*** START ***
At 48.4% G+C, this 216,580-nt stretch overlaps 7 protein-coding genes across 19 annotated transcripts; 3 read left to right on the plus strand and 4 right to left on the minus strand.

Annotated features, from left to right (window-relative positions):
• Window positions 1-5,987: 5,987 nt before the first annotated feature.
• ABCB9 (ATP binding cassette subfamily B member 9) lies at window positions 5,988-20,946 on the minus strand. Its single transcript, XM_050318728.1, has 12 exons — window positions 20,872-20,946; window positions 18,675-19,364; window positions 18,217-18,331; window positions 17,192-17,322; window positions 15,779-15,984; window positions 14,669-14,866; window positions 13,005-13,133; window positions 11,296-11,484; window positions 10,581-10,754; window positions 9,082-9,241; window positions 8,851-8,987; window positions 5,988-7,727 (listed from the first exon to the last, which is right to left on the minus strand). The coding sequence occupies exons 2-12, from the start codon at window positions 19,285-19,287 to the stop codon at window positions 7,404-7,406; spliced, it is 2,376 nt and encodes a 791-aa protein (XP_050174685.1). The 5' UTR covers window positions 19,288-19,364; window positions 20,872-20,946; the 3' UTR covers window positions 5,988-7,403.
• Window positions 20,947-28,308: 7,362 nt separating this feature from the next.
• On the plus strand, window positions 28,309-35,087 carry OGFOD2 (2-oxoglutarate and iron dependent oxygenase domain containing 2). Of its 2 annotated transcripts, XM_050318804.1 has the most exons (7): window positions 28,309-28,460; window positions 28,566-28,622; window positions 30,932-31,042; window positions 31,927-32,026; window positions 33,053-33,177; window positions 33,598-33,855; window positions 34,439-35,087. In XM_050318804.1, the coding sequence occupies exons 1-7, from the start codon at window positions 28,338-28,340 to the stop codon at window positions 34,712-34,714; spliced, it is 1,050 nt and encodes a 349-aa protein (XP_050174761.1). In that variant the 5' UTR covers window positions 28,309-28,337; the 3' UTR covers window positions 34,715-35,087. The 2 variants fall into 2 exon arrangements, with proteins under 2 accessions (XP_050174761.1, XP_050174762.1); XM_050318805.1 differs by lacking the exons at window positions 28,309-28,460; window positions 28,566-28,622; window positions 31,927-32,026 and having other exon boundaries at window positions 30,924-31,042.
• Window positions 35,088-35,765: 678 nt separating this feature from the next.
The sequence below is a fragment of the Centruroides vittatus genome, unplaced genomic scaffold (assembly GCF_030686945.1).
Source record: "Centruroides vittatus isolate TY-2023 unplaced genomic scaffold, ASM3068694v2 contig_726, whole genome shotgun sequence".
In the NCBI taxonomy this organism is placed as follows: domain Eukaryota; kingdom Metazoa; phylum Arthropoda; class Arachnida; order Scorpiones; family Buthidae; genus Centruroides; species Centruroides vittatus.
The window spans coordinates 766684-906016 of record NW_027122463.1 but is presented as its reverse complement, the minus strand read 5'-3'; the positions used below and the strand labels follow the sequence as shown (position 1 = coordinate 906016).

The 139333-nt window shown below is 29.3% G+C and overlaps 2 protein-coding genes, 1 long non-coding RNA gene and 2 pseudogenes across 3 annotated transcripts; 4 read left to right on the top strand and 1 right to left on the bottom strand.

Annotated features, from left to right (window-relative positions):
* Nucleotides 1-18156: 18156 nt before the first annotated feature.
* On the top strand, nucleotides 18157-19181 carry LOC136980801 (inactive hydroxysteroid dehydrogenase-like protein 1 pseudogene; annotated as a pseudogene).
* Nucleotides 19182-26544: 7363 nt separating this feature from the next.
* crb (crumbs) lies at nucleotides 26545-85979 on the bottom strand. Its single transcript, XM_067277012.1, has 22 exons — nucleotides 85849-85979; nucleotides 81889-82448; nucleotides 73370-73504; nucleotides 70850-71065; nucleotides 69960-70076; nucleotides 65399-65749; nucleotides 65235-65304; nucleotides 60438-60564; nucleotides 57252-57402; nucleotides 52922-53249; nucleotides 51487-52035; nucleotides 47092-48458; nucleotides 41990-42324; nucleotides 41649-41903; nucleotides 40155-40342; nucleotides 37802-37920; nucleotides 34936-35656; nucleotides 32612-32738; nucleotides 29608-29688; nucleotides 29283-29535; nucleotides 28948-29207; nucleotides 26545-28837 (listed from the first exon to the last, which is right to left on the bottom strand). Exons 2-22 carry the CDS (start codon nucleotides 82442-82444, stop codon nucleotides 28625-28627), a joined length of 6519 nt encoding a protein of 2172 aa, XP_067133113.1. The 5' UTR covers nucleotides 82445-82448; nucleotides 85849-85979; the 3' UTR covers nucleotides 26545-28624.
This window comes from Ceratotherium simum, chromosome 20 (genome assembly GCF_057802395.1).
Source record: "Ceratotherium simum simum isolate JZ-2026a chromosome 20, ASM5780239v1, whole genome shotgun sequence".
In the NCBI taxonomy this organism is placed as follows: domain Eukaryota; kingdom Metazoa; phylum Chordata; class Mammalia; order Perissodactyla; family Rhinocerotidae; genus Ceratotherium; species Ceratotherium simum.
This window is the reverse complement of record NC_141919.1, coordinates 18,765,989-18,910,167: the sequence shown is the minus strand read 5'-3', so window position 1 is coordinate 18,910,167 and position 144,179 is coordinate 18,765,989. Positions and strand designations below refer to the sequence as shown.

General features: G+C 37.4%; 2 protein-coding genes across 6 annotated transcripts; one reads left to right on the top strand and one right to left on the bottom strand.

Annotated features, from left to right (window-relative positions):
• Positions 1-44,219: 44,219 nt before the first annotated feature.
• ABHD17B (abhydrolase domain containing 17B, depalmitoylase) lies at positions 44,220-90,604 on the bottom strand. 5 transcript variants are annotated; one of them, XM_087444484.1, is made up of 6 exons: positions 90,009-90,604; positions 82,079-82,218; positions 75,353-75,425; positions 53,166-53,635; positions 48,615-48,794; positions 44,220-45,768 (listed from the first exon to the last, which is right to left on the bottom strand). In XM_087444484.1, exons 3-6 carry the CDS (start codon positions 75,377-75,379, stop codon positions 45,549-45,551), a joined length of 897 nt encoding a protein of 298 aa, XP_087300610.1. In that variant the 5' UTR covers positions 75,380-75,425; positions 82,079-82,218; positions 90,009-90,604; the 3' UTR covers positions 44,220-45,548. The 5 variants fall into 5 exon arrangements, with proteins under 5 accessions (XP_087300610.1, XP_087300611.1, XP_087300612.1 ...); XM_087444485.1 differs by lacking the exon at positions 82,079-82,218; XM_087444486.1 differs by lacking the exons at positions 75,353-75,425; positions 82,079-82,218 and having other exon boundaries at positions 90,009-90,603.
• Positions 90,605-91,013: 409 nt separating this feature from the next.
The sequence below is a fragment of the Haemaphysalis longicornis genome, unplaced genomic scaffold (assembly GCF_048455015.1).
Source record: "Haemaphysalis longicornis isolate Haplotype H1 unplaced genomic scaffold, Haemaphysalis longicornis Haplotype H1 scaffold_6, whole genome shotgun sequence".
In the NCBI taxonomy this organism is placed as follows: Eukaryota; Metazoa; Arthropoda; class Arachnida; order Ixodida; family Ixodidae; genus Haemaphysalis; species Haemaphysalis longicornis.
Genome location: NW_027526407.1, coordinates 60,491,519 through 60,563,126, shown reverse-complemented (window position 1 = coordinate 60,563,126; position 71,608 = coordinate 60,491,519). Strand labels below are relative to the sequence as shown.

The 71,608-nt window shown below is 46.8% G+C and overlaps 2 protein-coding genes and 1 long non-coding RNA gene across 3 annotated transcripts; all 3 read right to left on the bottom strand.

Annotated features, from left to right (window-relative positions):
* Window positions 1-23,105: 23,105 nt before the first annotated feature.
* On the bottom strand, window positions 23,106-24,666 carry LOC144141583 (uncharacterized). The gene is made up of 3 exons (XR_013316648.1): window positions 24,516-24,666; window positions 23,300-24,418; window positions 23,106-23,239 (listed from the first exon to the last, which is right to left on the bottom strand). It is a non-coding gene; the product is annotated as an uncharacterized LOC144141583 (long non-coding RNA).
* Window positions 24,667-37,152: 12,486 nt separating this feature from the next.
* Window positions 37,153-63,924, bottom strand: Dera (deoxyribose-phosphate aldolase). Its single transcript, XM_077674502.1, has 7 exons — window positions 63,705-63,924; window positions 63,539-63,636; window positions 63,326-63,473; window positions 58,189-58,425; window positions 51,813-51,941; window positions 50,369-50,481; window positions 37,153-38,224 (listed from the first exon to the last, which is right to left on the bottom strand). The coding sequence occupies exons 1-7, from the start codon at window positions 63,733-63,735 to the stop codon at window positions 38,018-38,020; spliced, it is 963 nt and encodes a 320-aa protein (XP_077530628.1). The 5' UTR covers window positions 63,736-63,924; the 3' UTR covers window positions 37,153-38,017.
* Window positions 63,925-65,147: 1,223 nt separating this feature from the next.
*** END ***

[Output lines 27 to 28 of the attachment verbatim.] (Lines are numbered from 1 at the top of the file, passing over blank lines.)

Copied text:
The sequence below is a fragment of the Haemaphysalis longicornis genome, unplaced genomic scaffold (assembly GCF_048455015.1).
Source record: "Haemaphysalis longicornis isolate Haplotype H1 unplaced genomic scaffold, Haemaphysalis longicornis Haplotype H1 scaffold_6, whole genome shotgun sequence".